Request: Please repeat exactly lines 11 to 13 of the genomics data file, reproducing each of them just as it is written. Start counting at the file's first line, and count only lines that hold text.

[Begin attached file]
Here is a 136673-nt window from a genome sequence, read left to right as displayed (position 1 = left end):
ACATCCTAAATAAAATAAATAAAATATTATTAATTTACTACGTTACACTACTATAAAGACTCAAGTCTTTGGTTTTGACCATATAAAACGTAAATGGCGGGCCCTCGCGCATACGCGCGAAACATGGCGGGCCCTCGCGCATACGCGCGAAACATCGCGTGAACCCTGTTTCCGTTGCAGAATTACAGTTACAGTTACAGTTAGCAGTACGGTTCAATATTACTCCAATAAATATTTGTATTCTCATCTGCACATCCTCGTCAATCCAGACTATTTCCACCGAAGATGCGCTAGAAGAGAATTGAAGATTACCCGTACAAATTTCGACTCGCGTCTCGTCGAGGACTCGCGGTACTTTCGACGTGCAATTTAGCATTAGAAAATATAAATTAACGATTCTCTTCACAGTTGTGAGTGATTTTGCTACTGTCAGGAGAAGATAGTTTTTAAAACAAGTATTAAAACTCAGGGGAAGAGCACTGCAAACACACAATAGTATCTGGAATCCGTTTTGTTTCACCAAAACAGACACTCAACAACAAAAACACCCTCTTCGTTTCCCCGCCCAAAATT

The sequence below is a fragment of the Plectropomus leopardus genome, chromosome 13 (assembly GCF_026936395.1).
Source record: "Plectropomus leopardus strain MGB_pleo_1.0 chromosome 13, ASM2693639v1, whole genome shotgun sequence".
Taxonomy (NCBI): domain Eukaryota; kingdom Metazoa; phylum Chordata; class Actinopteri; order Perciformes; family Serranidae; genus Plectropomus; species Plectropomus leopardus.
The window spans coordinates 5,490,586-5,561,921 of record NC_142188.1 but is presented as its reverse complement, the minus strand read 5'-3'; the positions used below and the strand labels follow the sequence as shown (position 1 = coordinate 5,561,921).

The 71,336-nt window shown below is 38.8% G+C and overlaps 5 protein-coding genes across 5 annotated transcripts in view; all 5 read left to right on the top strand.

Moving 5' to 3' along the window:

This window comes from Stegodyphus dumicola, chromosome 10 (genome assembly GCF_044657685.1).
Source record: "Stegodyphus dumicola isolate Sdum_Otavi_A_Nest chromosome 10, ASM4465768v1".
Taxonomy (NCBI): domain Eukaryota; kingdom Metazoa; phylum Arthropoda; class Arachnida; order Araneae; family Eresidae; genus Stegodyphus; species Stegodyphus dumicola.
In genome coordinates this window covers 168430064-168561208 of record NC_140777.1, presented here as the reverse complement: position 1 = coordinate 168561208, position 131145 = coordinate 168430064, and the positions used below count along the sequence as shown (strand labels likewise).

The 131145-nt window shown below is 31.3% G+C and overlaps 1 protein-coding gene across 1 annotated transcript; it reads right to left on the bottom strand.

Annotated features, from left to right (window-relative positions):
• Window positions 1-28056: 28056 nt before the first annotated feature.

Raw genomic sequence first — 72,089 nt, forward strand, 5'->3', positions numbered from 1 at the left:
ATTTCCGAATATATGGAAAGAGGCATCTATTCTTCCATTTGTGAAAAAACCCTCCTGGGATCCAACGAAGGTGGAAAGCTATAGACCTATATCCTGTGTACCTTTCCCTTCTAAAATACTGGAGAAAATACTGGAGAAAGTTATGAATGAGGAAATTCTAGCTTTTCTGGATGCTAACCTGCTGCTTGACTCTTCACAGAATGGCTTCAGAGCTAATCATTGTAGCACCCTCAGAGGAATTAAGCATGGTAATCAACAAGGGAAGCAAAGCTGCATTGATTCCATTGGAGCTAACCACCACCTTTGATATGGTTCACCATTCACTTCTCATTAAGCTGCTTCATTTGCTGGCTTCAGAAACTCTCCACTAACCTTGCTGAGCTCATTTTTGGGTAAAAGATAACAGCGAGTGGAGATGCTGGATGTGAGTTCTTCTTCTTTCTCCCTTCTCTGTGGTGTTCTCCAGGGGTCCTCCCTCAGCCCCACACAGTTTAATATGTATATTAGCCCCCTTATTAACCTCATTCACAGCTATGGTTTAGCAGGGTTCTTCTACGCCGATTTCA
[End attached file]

Taxonomy (NCBI): domain Eukaryota; kingdom Metazoa; phylum Arthropoda; class Arachnida; order Araneae; family Eresidae; genus Stegodyphus; species Stegodyphus dumicola.
In genome coordinates this window covers 168430064-168561208 of record NC_140777.1, presented here as the reverse complement: position 1 = coordinate 168561208, position 131145 = coordinate 168430064, and the positions used below count along the sequence as shown (strand labels likewise).

The 131145-nt window shown below is 31.3% G+C and overlaps 1 protein-coding gene across 1 annotated transcript; it reads right to left on the bottom strand.